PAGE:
The effects of executive gender on firm outcomes: An examination of the influence of assimilation



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In this study, I examine the language style of CEO and CFO dyads to determine if the CFO assimilates to the CEO’s communication style over her/his tenure. Role congruity theory suggests a woman faces prejudice due to the incongruity between the socially accepted female gender role and the normalized perception of a leader, associated with masculine traits. Eagly and Karau (2002) argue that a woman may take on characteristics associated with men to garner respect as a leader. This assimilation potentially diminishes the significant contributions research suggests female executives bring to an organization (e.g., Paustian-Underdahl et al. (2014)). I use the question-and-answer portion of earnings conference calls to perform sentiment analysis on the communication by the CEO and CFO and calculate a measure of language style, which I track over time to determine how style changes during the CEO-CFO relationship. I also examine how diversity on the board of directors impacts this relationship. Contrary to my expectations, I do not find evidence of assimilation in female CFOs. Rather, the results suggest that over time, both male CEOs and CFOs take on a more communal language style, moving towards a style more aligned with feminine stereotypes. This change in style appears to be driven by a monitoring force, namely the gender diversity of the board of directors. My findings are important to policy makers as there are increased calls for gender diversity in firms and on boards of directors, as well as to the boards themselves for consideration in hiring decisions for top executives.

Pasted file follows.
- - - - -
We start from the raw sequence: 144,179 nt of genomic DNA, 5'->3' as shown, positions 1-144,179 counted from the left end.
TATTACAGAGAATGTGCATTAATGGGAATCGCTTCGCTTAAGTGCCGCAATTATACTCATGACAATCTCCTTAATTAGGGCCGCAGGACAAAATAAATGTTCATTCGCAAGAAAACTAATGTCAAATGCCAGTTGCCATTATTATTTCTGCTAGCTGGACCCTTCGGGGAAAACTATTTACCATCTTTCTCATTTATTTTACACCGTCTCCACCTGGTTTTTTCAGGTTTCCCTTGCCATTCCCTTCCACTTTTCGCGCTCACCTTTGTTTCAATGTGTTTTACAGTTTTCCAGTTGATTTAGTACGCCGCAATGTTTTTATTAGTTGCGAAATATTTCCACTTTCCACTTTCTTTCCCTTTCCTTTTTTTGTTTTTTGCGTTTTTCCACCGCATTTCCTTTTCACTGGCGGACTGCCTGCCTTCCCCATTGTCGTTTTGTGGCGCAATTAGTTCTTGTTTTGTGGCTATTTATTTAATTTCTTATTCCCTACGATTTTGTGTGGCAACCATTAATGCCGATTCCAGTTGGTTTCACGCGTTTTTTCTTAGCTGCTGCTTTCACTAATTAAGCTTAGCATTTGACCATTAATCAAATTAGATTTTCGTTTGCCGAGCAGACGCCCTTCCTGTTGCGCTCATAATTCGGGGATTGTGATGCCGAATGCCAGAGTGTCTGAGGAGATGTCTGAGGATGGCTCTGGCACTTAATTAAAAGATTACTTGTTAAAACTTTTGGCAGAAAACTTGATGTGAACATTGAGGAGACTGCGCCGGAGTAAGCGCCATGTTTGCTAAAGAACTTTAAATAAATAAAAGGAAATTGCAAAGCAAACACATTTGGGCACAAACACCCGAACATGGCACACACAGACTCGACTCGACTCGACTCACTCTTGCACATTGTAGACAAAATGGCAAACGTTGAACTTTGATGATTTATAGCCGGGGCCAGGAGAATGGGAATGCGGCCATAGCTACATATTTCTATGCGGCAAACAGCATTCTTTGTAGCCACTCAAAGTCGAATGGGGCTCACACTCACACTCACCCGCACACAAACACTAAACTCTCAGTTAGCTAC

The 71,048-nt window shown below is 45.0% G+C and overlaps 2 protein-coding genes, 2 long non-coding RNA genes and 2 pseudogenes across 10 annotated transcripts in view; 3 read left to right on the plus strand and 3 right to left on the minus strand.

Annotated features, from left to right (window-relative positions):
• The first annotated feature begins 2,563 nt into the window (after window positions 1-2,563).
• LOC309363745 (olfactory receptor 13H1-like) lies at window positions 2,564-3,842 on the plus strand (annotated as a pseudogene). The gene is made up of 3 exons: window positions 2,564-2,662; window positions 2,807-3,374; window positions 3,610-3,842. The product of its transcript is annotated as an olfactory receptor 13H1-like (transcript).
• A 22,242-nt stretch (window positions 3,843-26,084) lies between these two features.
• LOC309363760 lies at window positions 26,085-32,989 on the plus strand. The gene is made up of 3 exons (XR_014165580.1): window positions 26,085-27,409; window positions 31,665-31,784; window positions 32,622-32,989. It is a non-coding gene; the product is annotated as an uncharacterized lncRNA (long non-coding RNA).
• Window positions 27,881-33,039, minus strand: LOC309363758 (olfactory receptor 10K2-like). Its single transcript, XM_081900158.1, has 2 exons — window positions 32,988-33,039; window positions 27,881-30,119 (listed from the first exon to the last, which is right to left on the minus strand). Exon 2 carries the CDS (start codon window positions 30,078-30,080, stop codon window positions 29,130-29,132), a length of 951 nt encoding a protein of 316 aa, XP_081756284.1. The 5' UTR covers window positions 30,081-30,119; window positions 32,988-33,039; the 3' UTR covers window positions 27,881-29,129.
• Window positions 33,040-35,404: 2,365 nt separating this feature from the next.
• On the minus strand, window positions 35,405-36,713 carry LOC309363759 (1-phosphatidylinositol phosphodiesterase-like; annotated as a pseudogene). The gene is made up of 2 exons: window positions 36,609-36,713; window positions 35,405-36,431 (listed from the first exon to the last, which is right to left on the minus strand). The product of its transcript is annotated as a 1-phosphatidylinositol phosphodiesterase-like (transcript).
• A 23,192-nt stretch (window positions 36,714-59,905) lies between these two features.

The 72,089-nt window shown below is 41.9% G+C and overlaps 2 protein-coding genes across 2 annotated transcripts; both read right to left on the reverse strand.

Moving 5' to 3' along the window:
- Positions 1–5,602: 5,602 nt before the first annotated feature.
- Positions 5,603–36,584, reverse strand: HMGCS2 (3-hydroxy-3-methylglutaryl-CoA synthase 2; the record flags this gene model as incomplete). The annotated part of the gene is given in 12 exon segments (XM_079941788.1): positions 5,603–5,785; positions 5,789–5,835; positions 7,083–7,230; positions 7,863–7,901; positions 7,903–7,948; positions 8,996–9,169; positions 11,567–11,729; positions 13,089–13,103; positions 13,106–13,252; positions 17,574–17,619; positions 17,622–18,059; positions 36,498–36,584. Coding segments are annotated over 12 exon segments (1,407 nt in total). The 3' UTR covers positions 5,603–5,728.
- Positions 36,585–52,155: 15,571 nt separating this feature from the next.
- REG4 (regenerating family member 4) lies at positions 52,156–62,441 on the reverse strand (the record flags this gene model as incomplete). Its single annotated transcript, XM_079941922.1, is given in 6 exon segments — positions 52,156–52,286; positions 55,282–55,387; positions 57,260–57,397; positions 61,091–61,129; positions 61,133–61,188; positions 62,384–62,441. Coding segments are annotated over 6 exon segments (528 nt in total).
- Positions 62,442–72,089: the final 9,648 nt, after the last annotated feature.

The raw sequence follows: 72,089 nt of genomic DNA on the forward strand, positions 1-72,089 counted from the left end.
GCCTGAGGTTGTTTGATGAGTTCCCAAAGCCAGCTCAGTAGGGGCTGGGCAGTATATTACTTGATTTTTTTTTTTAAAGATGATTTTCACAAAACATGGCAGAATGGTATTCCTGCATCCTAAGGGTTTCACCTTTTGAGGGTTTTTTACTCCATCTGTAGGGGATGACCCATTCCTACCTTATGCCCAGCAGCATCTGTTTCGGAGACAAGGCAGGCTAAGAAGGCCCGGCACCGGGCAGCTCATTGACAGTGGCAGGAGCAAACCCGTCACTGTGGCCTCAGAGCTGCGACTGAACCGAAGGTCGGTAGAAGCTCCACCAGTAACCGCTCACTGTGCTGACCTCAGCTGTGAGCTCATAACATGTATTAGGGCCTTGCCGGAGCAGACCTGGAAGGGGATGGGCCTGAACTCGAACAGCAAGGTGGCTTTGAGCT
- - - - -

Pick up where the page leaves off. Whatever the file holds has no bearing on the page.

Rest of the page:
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Gender, Chief Executive Officer, Chief Financial Officer, Role Congruity Theory, Upper Echelons Theory, Textual Analysis